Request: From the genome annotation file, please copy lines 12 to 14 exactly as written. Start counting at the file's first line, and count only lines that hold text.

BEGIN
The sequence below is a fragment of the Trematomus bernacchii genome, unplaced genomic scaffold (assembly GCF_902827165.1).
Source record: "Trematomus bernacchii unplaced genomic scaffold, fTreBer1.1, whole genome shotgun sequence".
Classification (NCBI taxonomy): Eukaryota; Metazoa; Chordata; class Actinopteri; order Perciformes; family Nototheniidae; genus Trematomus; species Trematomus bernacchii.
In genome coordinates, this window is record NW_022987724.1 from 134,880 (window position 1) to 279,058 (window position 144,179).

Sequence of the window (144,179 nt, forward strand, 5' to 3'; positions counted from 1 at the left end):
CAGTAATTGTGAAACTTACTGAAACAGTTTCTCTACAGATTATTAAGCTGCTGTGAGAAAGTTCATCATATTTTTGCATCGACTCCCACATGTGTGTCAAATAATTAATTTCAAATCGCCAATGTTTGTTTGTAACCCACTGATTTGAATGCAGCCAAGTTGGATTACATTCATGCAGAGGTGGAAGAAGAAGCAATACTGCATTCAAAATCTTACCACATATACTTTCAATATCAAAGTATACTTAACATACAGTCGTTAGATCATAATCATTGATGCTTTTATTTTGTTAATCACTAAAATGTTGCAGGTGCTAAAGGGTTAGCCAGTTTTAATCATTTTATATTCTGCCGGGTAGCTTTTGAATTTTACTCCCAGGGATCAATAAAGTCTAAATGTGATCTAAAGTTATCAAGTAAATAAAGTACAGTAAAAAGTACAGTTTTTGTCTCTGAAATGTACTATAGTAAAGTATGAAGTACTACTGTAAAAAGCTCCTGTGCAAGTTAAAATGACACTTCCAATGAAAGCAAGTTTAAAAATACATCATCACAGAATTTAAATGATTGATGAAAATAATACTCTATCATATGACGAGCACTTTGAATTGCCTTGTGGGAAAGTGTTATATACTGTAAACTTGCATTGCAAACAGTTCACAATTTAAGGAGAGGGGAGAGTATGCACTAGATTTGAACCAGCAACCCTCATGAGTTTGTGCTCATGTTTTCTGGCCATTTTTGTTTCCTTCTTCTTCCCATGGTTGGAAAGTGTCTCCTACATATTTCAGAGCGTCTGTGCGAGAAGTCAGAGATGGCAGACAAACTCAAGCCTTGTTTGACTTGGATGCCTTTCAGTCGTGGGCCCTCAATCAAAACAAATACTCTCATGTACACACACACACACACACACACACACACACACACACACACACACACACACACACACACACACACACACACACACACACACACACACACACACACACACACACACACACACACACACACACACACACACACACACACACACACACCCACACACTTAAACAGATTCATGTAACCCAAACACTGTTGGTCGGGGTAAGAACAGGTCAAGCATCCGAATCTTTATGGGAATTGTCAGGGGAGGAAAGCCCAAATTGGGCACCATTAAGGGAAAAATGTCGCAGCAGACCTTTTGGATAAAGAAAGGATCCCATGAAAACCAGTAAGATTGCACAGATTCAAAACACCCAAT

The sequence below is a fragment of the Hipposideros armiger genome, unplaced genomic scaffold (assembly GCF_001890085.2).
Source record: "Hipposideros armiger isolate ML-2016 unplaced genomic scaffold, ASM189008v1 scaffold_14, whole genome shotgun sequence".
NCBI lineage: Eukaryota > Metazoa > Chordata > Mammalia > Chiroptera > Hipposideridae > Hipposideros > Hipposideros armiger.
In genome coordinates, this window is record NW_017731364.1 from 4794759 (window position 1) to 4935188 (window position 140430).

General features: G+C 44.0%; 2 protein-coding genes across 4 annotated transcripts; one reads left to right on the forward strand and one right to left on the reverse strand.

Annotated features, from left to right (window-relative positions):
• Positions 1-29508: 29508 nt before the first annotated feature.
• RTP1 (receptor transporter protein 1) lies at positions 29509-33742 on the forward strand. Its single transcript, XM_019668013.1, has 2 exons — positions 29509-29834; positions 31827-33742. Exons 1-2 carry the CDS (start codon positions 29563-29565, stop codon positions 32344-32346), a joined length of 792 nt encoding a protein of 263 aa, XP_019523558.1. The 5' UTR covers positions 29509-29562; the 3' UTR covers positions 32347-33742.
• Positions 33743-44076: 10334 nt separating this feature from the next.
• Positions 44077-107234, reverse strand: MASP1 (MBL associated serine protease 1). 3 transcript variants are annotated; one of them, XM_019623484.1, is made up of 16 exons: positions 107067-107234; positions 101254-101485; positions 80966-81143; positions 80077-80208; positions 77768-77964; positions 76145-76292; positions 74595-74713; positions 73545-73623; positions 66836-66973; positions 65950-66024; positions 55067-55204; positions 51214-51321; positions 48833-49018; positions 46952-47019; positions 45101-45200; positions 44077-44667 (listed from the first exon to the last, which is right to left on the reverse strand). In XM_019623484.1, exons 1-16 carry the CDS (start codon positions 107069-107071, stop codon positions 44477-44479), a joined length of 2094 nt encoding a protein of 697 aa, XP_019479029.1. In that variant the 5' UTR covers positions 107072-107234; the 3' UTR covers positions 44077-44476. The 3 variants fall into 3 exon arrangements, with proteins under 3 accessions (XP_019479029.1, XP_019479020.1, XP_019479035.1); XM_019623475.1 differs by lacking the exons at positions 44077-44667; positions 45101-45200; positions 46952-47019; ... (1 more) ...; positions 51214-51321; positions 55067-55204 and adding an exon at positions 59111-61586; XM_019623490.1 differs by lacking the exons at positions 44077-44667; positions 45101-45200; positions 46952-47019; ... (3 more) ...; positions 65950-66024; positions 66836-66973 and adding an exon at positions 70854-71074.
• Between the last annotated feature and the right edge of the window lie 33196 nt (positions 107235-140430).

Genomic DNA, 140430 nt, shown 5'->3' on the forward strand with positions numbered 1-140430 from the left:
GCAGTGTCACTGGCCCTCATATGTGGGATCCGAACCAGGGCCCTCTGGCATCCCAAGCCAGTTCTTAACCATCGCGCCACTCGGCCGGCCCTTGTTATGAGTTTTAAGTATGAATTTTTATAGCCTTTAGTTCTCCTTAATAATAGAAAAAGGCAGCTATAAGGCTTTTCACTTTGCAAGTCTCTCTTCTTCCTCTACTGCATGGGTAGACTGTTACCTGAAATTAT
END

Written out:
Annotated features, from left to right (window-relative positions):
• Positions 1-29508: 29508 nt before the first annotated feature.
• RTP1 (receptor transporter protein 1) lies at positions 29509-33742 on the forward strand. Its single transcript, XM_019668013.1, has 2 exons — positions 29509-29834; positions 31827-33742. Exons 1-2 carry the CDS (start codon positions 29563-29565, stop codon positions 32344-32346), a joined length of 792 nt encoding a protein of 263 aa, XP_019523558.1. The 5' UTR covers positions 29509-29562; the 3' UTR covers positions 32347-33742.